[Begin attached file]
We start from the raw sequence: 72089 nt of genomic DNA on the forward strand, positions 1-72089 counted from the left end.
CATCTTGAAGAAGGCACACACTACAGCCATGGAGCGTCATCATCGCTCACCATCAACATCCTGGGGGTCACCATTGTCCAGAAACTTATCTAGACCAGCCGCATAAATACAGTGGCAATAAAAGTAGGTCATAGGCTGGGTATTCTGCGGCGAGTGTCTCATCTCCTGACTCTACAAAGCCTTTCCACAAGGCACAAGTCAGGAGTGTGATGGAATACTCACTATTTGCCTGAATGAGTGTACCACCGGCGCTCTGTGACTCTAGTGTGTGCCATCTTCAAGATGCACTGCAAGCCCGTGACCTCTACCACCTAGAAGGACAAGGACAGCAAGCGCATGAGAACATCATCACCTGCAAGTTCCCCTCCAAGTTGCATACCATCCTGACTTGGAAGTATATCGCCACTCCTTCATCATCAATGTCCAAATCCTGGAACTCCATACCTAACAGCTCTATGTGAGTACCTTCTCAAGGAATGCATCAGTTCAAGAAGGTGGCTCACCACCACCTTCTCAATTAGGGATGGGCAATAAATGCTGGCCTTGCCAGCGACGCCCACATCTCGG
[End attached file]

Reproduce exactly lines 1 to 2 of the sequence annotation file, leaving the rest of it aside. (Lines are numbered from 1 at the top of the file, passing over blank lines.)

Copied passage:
We start from the raw sequence: 72089 nt of genomic DNA on the forward strand, positions 1-72089 counted from the left end.
CATCTTGAAGAAGGCACACACTACAGCCATGGAGCGTCATCATCGCTCACCATCAACATCCTGGGGGTCACCATTGTCCAGAAACTTATCTAGACCAGCCGCATAAATACAGTGGCAATAAAAGTAGGTCATAGGCTGGGTATTCTGCGGCGAGTGTCTCATCTCCTGACTCTACAAAGCCTTTCCACAAGGCACAAGTCAGGAGTGTGATGGAATACTCACTATTTGCCTGAATGAGTGTACCACCGGCGCTCTGTGACTCTAGTGTGTGCCATCTTCAAGATGCACTGCAAGCCCGTGACCTCTACCACCTAGAAGGACAAGGACAGCAAGCGCATGAGAACATCATCACCTGCAAGTTCCCCTCCAAGTTGCATACCATCCTGACTTGGAAGTATATCGCCACTCCTTCATCATCAATGTCCAAATCCTGGAACTCCATACCTAACAGCTCTATGTGAGTACCTTCTCAAGGAATGCATCAGTTCAAGAAGGTGGCTCACCACCACCTTCTCAATTAGGGATGGGCAATAAATGCTGGCCTTGCCAGCGACGCCCACATCTCGG